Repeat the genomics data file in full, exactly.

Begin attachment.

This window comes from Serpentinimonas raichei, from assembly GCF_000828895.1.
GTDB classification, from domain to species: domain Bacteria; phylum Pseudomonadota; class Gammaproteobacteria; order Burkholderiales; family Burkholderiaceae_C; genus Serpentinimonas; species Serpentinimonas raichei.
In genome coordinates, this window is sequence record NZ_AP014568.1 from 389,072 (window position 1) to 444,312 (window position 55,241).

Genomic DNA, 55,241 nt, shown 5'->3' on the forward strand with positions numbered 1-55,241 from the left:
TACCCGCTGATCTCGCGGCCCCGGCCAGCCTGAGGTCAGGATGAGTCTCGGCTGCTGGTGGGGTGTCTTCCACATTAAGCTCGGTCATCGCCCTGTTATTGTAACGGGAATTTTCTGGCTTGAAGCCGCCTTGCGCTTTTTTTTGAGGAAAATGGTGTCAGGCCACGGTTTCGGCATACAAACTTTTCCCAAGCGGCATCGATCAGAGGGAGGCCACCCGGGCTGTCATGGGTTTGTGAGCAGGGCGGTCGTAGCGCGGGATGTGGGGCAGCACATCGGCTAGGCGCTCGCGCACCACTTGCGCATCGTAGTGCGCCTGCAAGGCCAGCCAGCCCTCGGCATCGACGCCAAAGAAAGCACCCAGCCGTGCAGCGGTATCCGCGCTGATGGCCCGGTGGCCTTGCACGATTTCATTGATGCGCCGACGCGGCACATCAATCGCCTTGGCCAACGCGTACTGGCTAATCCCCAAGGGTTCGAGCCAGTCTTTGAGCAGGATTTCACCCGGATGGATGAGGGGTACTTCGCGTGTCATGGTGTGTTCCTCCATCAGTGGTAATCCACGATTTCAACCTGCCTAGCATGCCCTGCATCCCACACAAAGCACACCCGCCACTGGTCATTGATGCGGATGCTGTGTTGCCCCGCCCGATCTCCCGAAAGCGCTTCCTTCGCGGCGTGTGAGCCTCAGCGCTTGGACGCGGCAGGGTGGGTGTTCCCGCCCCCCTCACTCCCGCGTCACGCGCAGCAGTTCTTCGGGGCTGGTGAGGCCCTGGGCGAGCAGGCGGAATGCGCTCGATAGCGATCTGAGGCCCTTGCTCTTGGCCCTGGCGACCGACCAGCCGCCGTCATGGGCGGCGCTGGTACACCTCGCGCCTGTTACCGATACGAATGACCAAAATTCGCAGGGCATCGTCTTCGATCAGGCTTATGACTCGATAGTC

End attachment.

This window comes from Serpentinimonas raichei, from assembly GCF_000828895.1.
GTDB classification, from domain to species: domain Bacteria; phylum Pseudomonadota; class Gammaproteobacteria; order Burkholderiales; family Burkholderiaceae_C; genus Serpentinimonas; species Serpentinimonas raichei.
In genome coordinates, this window is sequence record NZ_AP014568.1 from 389,072 (window position 1) to 444,312 (window position 55,241).

Genomic DNA, 55,241 nt, shown 5'->3' on the forward strand with positions numbered 1-55,241 from the left:
TACCCGCTGATCTCGCGGCCCCGGCCAGCCTGAGGTCAGGATGAGTCTCGGCTGCTGGTGGGGTGTCTTCCACATTAAGCTCGGTCATCGCCCTGTTATTGTAACGGGAATTTTCTGGCTTGAAGCCGCCTTGCGCTTTTTTTTGAGGAAAATGGTGTCAGGCCACGGTTTCGGCATACAAACTTTTCCCAAGCGGCATCGATCAGAGGGAGGCCACCCGGGCTGTCATGGGTTTGTGAGCAGGGCGGTCGTAGCGCGGGATGTGGGGCAGCACATCGGCTAGGCGCTCGCGCACCACTTGCGCATCGTAGTGCGCCTGCAAGGCCAGCCAGCCCTCGGCATCGACGCCAAAGAAAGCACCCAGCCGTGCAGCGGTATCCGCGCTGATGGCCCGGTGGCCTTGCACGATTTCATTGATGCGCCGACGCGGCACATCAATCGCCTTGGCCAACGCGTACTGGCTAATCCCCAAGGGTTCGAGCCAGTCTTTGAGCAGGATTTCACCCGGATGGATGAGGGGTACTTCGCGTGTCATGGTGTGTTCCTCCATCAGTGGTAATCCACGATTTCAACCTGCCTAGCATGCCCTGCATCCCACACAAAGCACACCCGCCACTGGTCATTGATGCGGATGCTGTGTTGCCCCGCCCGATCTCCCGAAAGCGCTTCCTTCGCGGCGTGTGAGCCTCAGCGCTTGGACGCGGCAGGGTGGGTGTTCCCGCCCCCCTCACTCCCGCGTCACGCGCAGCAGTTCTTCGGGGCTGGTGAGGCCCTGGGCGAGCAGGCGGAATGCGCTCGATAGCGATCTGAGGCCCTTGCTCTTGGCCCTGGCGACCGACCAGCCGCCGTCATGGGCGGCGCTGGTACACCTCGCGCCTGTTACCGATACGAATGACCAAAATTCGCAGGGCATCGTCTTCGATCAGGCTTATGACTCGATAGTC